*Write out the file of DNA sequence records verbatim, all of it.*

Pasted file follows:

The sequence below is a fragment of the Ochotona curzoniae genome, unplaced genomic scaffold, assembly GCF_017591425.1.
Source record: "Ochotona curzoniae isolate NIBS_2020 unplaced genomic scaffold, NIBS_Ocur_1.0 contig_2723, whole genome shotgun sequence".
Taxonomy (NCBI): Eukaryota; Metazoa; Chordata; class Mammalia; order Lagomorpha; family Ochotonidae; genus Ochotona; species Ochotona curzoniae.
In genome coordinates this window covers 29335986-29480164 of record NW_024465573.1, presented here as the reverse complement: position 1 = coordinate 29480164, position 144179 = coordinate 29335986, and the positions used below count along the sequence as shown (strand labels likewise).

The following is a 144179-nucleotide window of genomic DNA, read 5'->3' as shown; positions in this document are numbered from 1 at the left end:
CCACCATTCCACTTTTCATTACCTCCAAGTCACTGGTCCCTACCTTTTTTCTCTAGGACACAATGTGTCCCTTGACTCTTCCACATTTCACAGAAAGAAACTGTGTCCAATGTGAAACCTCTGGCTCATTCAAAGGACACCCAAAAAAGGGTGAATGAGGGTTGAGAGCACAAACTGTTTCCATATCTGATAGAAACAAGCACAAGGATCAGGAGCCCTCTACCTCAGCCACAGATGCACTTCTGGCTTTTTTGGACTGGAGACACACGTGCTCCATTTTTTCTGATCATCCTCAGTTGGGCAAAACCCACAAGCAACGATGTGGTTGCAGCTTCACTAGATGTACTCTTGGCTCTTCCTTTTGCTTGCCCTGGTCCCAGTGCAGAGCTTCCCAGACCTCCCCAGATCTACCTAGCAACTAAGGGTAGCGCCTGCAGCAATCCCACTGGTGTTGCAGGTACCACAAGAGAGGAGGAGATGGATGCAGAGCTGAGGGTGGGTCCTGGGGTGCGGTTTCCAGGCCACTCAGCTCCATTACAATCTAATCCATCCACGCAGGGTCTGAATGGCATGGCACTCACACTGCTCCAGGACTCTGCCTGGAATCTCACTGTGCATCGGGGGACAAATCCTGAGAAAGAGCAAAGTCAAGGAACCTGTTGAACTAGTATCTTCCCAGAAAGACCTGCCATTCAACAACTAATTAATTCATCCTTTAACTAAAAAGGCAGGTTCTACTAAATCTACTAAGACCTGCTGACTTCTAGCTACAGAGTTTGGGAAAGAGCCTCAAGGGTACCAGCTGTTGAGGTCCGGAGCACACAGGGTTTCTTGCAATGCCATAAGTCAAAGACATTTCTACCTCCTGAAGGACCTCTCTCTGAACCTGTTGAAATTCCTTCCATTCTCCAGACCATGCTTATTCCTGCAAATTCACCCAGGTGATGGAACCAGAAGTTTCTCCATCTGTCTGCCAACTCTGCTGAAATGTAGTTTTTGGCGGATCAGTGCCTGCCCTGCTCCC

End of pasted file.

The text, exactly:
The sequence below is a fragment of the Ochotona curzoniae genome, unplaced genomic scaffold, assembly GCF_017591425.1.
Source record: "Ochotona curzoniae isolate NIBS_2020 unplaced genomic scaffold, NIBS_Ocur_1.0 contig_2723, whole genome shotgun sequence".
Taxonomy (NCBI): Eukaryota; Metazoa; Chordata; class Mammalia; order Lagomorpha; family Ochotonidae; genus Ochotona; species Ochotona curzoniae.
In genome coordinates this window covers 29335986-29480164 of record NW_024465573.1, presented here as the reverse complement: position 1 = coordinate 29480164, position 144179 = coordinate 29335986, and the positions used below count along the sequence as shown (strand labels likewise).

The following is a 144179-nucleotide window of genomic DNA, read 5'->3' as shown; positions in this document are numbered from 1 at the left end:
CCACCATTCCACTTTTCATTACCTCCAAGTCACTGGTCCCTACCTTTTTTCTCTAGGACACAATGTGTCCCTTGACTCTTCCACATTTCACAGAAAGAAACTGTGTCCAATGTGAAACCTCTGGCTCATTCAAAGGACACCCAAAAAAGGGTGAATGAGGGTTGAGAGCACAAACTGTTTCCATATCTGATAGAAACAAGCACAAGGATCAGGAGCCCTCTACCTCAGCCACAGATGCACTTCTGGCTTTTTTGGACTGGAGACACACGTGCTCCATTTTTTCTGATCATCCTCAGTTGGGCAAAACCCACAAGCAACGATGTGGTTGCAGCTTCACTAGATGTACTCTTGGCTCTTCCTTTTGCTTGCCCTGGTCCCAGTGCAGAGCTTCCCAGACCTCCCCAGATCTACCTAGCAACTAAGGGTAGCGCCTGCAGCAATCCCACTGGTGTTGCAGGTACCACAAGAGAGGAGGAGATGGATGCAGAGCTGAGGGTGGGTCCTGGGGTGCGGTTTCCAGGCCACTCAGCTCCATTACAATCTAATCCATCCACGCAGGGTCTGAATGGCATGGCACTCACACTGCTCCAGGACTCTGCCTGGAATCTCACTGTGCATCGGGGGACAAATCCTGAGAAAGAGCAAAGTCAAGGAACCTGTTGAACTAGTATCTTCCCAGAAAGACCTGCCATTCAACAACTAATTAATTCATCCTTTAACTAAAAAGGCAGGTTCTACTAAATCTACTAAGACCTGCTGACTTCTAGCTACAGAGTTTGGGAAAGAGCCTCAAGGGTACCAGCTGTTGAGGTCCGGAGCACACAGGGTTTCTTGCAATGCCATAAGTCAAAGACATTTCTACCTCCTGAAGGACCTCTCTCTGAACCTGTTGAAATTCCTTCCATTCTCCAGACCATGCTTATTCCTGCAAATTCACCCAGGTGATGGAACCAGAAGTTTCTCCATCTGTCTGCCAACTCTGCTGAAATGTAGTTTTTGGCGGATCAGTGCCTGCCCTGCTCCC